Three arts professionals step up to leadership roles in their fields through Deakin's Arts and Cultural Management programs.
For those working in the arts, there can come a time to step back from the practitioner’s life and look towards management roles in arts organisations that will keep the arts ecosystem thriving from the grassroots to the top level.
Elise Tobin, Ben Neutze and Celeste Blewitt are arts professionals who have taken that step.
They chose Deakin’s Arts and Cultural Management courses to develop sector-specific business knowledge, skills and networks that will create new opportunities for them in the arts and creative industries.
Each came to their course from quite a different direction.
National Arts and Culture Editor with Australia’s Time Out, Ben Neutze decided to undertake an online Graduate Certificate in Business (Arts and Cultural Management) at Deakin, on top of his day job.
He was motivated in part by a desire to better understand what goes right – and sometimes wrong – in the bridge between the artist (or arts organisations) and the audience.
Also, he says, “I was looking for a way to broaden my skills and knowledge in the arts, to see if there were ways of opening up other doors to continue work in this space in different ways. The Deakin program seemed a great way to do it.”
For Celeste Blewitt, with more than 10 years’ experience in film and television industry in costume and styling, choosing the Master of Business in Arts and Cultural Mangaement was a decision to deepen her knowledge of the business.
“My experience had given me a strong knowledge of the operational aspects of the film and television industry in Australia, but I was really keen to expand my skill-set and understanding of the business and financial side of the sector, as well as the creative industries more broadly.
“I’m Interested in the intersect, in how these two opposing areas [of arts and business] are able to co-exist and enable creation. The degree is ticking all those boxes for me,” Celeste says.
Elise Tobin, now a Campaign Manager for Millmaine Entertainment, was armed with a Bachelor of Business (Public Relations) and had been working in the arts for 5 years when she enrolled. On top of that, she says, “I grew up in the industry, as my mum used to own a theatre!“
Even so, she could see the value in deepening her knowledge. “At the time I started I was incredibly passionate about working in the arts industry but didn’t know exactly which aspect I wanted to work in. The course looked like a broad and interesting way to gain a good understanding of the industry and also learn some skills which could be applied on the job.”
Before she finished, the sector was already calling. She says “I took a break to gain some more industry experience – which I found really valuable in helping me complete the course. During that time, I worked at Buxton Walker Publicity, Gilded Balloon in Edinburgh, Mary Tobin Presents, Adelaide Festival, Darwin Festival and Melbourne Festival.”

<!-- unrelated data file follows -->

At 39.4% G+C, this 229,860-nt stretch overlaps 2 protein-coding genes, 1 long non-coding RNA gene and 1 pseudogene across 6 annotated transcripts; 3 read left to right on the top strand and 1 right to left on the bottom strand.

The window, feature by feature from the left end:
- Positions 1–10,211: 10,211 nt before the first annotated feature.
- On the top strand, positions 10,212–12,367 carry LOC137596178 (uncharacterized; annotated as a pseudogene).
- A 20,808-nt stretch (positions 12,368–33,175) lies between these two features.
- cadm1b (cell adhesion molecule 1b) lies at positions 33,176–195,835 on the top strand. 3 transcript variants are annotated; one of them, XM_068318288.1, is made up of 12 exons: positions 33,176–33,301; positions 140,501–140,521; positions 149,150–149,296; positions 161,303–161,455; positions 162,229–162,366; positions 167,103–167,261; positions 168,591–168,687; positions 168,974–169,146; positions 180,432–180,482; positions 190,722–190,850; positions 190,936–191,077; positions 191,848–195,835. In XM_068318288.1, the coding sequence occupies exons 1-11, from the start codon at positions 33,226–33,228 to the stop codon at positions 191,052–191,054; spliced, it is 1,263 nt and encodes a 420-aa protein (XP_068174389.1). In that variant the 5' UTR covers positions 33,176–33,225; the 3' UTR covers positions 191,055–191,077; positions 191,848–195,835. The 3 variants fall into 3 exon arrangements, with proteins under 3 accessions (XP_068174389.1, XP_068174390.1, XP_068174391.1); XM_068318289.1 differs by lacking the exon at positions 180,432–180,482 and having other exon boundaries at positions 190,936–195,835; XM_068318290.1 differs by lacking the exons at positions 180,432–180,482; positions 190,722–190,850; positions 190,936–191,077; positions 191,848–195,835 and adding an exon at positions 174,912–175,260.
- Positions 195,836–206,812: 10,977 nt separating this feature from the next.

But arts experience is just one step towards an understanding of leadership in the arts. It also requires sector-specific financial and management knowledge delivered with insider insight.
So, while he has learned much through his work as a journalist, Ben admits that “it’s actually not easy to find that information, which is why the Deakin program has been so helpful.” He adds, “I am now able to better engage in conversations about management and the different schools of thought behind it. And becoming financial literate, through the financial interpretation component, has been really useful.”
The industry’s input into the course was readily apparent to Elise. She says, “The coursework and assessments are industry led and I have found you come across similar projects when working in the industry, so most of the learnings can be applied in practice.”
Her experience during and after study has only confirmed that the Deakin Master of Business (Arts and Cultural Management) is “one of the most relevant Arts leaderships courses in Australia.”
According to Celeste, matching course content to your experience and ambition is a great feature of the program, but the connections and networks really make a difference.
“I like that I am able to tailor each subject to my industry, skill set, and to where I would like to move towards in the future. I enjoy being able to base my learning on knowledge that I have and what will be important for me in the future.”
Celeste loves how the degree has deepened her understanding of the arts and cultural sector more broadly, and she has embraced the opportunity to forge connections with a diverse range of people.
A study tour to San Francisco and Silicon Valley brought this home to her. “A key takeaway for me was how valuable it is to work on building connections. I was able to get to know other Deakin students from various streams of the MBA. We could all learn from each other, find where our interests and skills intersect, and build our professional networks”.
For Elise, too, one of the biggest benefits was the fruitful connections she made and continues to draw on. “The most rewarding part of the course was connecting with the other students and learning about what opportunities there were in the industry. Everyone brought a lot of knowledge and passion to the course, including lectures and guest speakers. It has introduced me to a lot of contacts, which is super important for the arts industry.”
Elise says the diversity of students – in terms of interest, skills, and career stage – was particularly valuable, helping broaden and enrich her understanding of the sector.
“All the students were at different levels of their career, and with that came really interesting and valuable insights.”